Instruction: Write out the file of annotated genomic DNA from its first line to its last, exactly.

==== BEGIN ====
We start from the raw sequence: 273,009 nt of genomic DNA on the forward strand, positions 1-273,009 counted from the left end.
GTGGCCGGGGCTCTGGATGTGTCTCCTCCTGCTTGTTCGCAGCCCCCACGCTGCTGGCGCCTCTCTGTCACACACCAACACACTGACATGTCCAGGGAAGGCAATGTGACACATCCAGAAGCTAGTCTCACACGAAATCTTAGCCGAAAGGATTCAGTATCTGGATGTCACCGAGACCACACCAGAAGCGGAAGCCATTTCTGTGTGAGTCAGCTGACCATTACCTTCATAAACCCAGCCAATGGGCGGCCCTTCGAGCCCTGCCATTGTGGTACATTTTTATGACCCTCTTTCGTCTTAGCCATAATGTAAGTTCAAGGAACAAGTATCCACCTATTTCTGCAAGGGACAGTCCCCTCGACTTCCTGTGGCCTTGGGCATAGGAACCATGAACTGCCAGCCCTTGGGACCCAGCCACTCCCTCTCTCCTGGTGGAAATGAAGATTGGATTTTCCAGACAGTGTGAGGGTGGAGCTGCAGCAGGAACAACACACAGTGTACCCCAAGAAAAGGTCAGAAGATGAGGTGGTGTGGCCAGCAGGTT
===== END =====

We start from the raw sequence: 273,009 nt of genomic DNA on the forward strand, positions 1-273,009 counted from the left end.
GTGGCCGGGGCTCTGGATGTGTCTCCTCCTGCTTGTTCGCAGCCCCCACGCTGCTGGCGCCTCTCTGTCACACACCAACACACTGACATGTCCAGGGAAGGCAATGTGACACATCCAGAAGCTAGTCTCACACGAAATCTTAGCCGAAAGGATTCAGTATCTGGATGTCACCGAGACCACACCAGAAGCGGAAGCCATTTCTGTGTGAGTCAGCTGACCATTACCTTCATAAACCCAGCCAATGGGCGGCCCTTCGAGCCCTGCCATTGTGGTACATTTTTATGACCCTCTTTCGTCTTAGCCATAATGTAAGTTCAAGGAACAAGTATCCACCTATTTCTGCAAGGGACAGTCCCCTCGACTTCCTGTGGCCTTGGGCATAGGAACCATGAACTGCCAGCCCTTGGGACCCAGCCACTCCCTCTCTCCTGGTGGAAATGAAGATTGGATTTTCCAGACAGTGTGAGGGTGGAGCTGCAGCAGGAACAACACACAGTGTACCCCAAGAAAAGGTCAGAAGATGAGGTGGTGTGGCCAGCAGGTT